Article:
Interesting take by the SF Chronicle on problems facing Asian MMO producers entering the US market, with an emphasis on the re-release/morphing of Granado Espada to Sword of the New World.
“With all due respect, E3 is a gathering for the old school videogame industry,” he says. “It’s driven by consoles, and it’s all about the retail channel — people pushing hardware and selling boxes. We think the future of gaming is very different. The Internet has given developers a real opportunity to play on a level playing field–to create a market where the best ideas win. And the breeding ground for the best ideas right now is here — in Asia.”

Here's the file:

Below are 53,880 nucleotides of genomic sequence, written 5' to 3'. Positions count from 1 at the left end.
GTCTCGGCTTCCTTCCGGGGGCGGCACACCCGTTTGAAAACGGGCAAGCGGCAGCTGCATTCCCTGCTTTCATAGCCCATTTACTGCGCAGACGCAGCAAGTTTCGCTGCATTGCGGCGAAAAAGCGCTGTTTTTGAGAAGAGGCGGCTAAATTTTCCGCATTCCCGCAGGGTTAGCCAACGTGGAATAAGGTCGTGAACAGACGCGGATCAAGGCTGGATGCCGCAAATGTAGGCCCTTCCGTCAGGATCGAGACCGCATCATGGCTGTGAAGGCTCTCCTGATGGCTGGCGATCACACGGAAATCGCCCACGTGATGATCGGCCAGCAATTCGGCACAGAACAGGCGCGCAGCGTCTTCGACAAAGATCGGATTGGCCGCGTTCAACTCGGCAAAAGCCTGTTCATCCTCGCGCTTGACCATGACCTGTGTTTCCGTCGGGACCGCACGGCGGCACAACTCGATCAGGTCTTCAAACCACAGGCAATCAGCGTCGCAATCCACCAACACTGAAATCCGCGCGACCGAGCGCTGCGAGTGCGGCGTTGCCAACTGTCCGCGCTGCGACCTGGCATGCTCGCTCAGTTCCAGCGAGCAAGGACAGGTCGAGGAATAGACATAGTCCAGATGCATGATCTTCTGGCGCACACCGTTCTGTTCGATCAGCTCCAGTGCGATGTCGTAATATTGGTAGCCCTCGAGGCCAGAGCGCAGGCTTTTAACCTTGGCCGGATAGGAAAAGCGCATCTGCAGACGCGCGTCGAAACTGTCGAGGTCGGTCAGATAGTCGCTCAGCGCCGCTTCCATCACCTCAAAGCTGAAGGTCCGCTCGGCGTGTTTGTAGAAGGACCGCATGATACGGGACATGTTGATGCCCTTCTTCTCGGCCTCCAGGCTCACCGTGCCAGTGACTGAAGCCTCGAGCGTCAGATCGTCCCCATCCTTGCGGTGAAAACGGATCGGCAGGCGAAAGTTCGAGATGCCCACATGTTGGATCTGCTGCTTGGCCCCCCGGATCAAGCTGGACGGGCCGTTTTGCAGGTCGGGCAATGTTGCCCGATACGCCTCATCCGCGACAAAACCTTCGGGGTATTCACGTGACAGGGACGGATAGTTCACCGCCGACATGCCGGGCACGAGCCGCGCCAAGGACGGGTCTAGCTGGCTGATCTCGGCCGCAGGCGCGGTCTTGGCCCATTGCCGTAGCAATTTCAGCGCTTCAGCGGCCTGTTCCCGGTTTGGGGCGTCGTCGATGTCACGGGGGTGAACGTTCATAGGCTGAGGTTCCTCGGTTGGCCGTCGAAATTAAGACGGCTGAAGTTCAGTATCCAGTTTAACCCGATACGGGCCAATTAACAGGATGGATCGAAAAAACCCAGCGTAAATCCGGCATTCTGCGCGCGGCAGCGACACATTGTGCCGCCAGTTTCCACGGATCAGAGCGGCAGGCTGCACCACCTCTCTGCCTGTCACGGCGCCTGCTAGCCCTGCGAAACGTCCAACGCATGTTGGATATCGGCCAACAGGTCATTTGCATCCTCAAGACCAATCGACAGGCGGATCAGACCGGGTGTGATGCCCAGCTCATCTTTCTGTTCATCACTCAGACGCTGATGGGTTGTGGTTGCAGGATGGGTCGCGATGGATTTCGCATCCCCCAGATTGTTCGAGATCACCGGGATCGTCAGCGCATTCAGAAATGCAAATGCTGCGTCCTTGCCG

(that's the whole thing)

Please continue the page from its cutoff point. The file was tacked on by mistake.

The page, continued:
Hong is in Shanghai, at a conference that, by scheduling itself in direct opposition to E3, seems to be throwing down a gauntlet before its all-too-complacent Western counterpart. While E3 has pulled into its shell, distancing itself from its public, the China Digital Entertainment Expo & Conference — commonly known as “ChinaJoy” — remains a deliriously all-access occasion, with a host of fan-friendly features, like cosplay competitions, open-entry gaming tournaments and, of course, scantily clad exhibit hostesses, commonly called “booth babes.”